The First Creme Sandwich Cookies Came Years Before Oreo

Ask an American to name the first-ever creme-filled sandwich cookie, and the answer will almost certainly be the Oreo. The iconic black and white cookie has become as definitively associated with its category as Xerox has with copiers, or Google with search engines. Ironically, however, the Oreo wasn't the first creme-filled sandwich cookie, and the cookie brand that beat it to the punch is still around.

That's not to say the Oreo doesn't have a long history, of course. It has been sold for more than 100 years, and has been wildly popular since 1912, when Nabisco first created the product in New York City. In fact, from the first Oreos sold at a Hoboken grocery store in 1912 to 2011 — on the eve of the cookie's 100th anniversary — more than 500 billion of them were sold around the world.

Sales weren't quite so brisk for the Hydrox cookie, despite the fact that it looks almost exactly like the Oreo — wafer-like black cookies sandwiching a white creme filling — and was actually created four years earlier in 1908. Timing isn't everything, it turns out. Naming and marketing are also pretty important factors when it comes to long-term success.

How Oreos became the ubiquitous creme-filled cookie

Oreos didn't immediately crush Hydrox cookies upon their debut in 1912. Perhaps that's because back then they were known as Oreo biscuits. Oreo works just fine as a name — reportedly, the name came from their golden packaging ("or" is French for gold) — but Oreo Biscuits doesn't have quite the same ring as Oreo chocolate sandwich cookies, the descriptor Nabisco eventually settled on.

So when and why did Oreos become more popular than Hydrox? The truth of the matter is that Oreos outpaced its rival not just with a superior name, but with superior marketing. The patented Oreo twist was launched as a marketing idea in 1923, and in subsequent decades, Nabisco would also tailor marketing to female consumers and noticeably improve the product's packaging. By the time Nabisco's "Oh, oh, Oreo" slogan was unveiled in the 1950s, the creme-filled upstart had not only completely taken over the category, but become one of the most popular cookies in the U.S.

Oreo's global dominance, however, was still to come. Again, marketing was the deciding factor. Although originally founded by Nabisco, Oreos were acquired by Mondelēz (formerly Kraft Foods) in 2000. After the iconic cookies were introduced to China to lukewarm sales in 1996, Kraft modified their appearance and recipe to suit regional preferences. It worked, and Kraft followed the same strategy when it introduced the cookies in India and elsewhere. As a result, Oreos are now available in over 100 countries worldwide.

Why Hydrox cookies never had a chance against Oreos

Sunshine Biscuits is a good name for a company. That's who came up with the original creme-filled cookie in 1908. Unfortunately, the name they decided on for their new product wasn't quite as catchy. Hydrox is kind of clever in that it's a portmanteau word combining hydrogen and oxygen, the two elements that comprise water. But it's not so clever in that it has nothing to do with cookies, and sounds a little too chemical for most people's tastes.

The name alone probably accounts for how badly upstart Oreo trounced Hydrox when it came to sales. By 1998, two years after Keebler bought Hydrox cookies from Sunshine Biscuits, it was estimated that the original creme-filled sandwich cookies had brought in $16 million in sales. Not terrible, but a far cry from the $374 million in sales Oreo managed during that same year.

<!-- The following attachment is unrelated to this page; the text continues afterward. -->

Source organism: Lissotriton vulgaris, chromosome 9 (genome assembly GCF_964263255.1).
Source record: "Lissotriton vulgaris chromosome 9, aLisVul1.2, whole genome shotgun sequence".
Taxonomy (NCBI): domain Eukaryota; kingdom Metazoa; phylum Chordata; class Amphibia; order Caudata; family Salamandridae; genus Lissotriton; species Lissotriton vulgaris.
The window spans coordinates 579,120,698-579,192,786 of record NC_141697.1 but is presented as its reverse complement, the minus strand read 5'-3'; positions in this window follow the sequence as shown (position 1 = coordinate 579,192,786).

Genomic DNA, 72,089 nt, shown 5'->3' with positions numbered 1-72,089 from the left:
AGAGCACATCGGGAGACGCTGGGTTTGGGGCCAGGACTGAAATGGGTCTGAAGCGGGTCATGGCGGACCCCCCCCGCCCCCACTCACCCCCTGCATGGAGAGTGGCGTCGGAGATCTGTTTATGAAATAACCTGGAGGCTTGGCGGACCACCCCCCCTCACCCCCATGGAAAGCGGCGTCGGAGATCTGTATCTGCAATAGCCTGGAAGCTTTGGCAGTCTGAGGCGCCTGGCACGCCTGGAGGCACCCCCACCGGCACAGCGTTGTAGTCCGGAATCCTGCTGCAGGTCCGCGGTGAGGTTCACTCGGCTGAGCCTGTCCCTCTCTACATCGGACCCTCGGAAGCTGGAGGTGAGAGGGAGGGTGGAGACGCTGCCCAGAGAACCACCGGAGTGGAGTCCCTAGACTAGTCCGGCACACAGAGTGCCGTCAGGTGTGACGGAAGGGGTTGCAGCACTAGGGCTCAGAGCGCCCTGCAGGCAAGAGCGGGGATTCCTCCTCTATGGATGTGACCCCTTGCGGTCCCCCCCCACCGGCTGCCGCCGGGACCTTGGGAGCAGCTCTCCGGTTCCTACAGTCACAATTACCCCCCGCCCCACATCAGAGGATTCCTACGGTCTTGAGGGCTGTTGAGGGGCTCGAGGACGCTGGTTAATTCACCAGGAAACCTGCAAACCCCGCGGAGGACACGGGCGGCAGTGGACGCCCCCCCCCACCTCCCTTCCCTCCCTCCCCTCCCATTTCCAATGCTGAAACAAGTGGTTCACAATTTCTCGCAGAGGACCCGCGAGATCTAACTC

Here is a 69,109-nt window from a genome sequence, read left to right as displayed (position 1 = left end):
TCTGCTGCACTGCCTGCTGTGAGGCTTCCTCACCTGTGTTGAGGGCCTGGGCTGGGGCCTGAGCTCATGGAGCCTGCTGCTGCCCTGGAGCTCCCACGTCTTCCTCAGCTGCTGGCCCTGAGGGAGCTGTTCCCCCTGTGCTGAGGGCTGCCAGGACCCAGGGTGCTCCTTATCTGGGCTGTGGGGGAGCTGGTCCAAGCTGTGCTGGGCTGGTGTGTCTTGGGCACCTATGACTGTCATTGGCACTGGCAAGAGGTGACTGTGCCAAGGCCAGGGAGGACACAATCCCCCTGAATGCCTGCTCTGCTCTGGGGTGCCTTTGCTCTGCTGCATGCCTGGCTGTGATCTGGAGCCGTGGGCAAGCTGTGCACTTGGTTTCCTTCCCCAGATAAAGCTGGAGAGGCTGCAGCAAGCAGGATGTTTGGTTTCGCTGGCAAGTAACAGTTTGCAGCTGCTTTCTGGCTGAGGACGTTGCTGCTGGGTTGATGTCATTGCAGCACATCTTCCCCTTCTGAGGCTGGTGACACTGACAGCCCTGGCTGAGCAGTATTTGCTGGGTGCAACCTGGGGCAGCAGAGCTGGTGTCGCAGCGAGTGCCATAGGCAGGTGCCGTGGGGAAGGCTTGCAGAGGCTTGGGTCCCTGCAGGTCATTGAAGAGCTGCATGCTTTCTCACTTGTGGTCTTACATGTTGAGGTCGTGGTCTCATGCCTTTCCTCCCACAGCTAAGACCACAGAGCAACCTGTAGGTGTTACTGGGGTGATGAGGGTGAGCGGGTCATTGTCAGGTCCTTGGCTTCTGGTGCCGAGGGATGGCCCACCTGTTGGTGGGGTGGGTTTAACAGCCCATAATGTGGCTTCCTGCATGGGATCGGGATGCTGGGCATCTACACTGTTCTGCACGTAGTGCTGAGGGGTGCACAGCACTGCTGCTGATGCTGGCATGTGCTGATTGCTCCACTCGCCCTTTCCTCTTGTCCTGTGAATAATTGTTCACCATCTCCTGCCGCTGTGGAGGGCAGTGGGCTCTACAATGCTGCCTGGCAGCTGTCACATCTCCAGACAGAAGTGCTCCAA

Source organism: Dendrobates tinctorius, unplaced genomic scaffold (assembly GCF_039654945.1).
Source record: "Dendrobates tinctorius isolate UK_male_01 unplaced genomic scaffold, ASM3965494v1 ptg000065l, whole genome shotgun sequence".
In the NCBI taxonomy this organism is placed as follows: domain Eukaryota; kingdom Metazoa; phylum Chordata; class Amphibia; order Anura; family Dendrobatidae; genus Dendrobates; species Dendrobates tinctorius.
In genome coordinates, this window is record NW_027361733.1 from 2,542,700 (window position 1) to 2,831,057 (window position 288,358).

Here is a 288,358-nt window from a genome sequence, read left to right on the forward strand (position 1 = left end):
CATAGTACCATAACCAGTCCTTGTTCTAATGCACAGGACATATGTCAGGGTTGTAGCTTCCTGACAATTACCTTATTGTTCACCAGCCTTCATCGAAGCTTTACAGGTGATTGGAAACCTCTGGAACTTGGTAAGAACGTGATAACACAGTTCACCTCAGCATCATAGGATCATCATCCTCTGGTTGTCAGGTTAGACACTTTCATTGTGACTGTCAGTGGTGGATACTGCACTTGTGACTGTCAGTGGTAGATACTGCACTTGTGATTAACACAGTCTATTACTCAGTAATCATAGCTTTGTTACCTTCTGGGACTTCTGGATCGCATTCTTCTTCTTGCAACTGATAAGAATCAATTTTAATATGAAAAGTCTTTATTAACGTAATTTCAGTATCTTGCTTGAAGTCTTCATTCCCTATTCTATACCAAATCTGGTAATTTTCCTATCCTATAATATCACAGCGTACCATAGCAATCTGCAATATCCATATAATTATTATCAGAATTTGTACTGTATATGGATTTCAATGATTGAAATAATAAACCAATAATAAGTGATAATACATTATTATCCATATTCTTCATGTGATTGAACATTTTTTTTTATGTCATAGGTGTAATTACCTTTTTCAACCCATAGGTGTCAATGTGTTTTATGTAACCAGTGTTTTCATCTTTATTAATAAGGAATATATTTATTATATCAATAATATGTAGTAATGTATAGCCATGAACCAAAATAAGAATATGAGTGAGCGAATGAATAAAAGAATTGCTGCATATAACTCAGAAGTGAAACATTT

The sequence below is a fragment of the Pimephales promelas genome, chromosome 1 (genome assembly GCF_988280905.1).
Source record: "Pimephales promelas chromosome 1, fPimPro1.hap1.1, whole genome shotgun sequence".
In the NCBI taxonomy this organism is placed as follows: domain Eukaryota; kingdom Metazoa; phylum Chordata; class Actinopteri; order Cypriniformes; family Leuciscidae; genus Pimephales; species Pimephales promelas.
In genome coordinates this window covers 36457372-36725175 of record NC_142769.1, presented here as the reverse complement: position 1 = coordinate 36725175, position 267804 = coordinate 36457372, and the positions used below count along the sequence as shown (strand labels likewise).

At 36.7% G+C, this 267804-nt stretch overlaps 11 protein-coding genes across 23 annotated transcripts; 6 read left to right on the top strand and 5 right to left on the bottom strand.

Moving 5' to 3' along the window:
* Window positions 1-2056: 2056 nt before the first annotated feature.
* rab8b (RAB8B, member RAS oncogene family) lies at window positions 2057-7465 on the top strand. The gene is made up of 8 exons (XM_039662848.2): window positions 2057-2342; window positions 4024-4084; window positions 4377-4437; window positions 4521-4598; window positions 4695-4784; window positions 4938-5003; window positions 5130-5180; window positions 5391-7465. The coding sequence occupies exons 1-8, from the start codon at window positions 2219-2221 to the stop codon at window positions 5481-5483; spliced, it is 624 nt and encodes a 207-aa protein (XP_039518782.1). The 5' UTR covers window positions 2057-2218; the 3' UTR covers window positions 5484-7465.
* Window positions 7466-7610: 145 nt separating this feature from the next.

Keebler, an iconic brand with a history of making cookies since 1853, certainly understood the nature of the problem. That's why in 1999, they finally changed the name of Hydrox cookies. Sadly, however, they too failed to find a name which did justice to the historic cookie, which had forever defined a new genre in the American snack aisle. After considering names like Choco Twists, Hydihos, and Twisters, they decided instead to go with Droxies. It was less chemical, but still sounded more like a pharmaceutical product than a cookie.

Hydrox fails, then finally succeeds

Not surprisingly, Droxies failed as a rebranding effort. Kellogg's bought Keebler in 2001, and stopped making Droxies two years later. But the long, strange history of the first creme-filled sandwich cookie wasn't over. Ellia Kassoff's Leaf Brands brought Hydrox cookies back to snack aisles in 2015, with the original name and formulation. Simply by surviving as a product since 1908, Hydrox cookies have become an enduring success story.

Kassoff didn't just bring Hydrox back from the dead; he also revived the long-time rivalry with Oreos. No, Hydrox will probably never have sales comparable to Oreo, which is reportedly the best-selling cookie around the globe. But it has joined the battle again by pointing out on its packaging some of the differences with its more famous competitor. Hydrox cookies are made in the U.S., for example, while many Oreos are now produced in Monterrey, Mexico, where Mondelēz — Oreo's parent company — maintains two large facilities capable of manufacturing millions of cookies per day for popular brands like Chips Ahoy! and Oreos.

Hydrox has also lodged two complaints against Mondelēz with the Federal Trade Commission, in 2018 and 2021, alleging that the owner of its more successful imitator, Oreos, is trying to make its products more difficult to find on supermarket shelves. Mondelēz has stated that the complaints are baseless, but one thing seems abundantly clear: Over 100 years after Hydrox and Oreo premiered their similar looking cookies, the brands are still competing.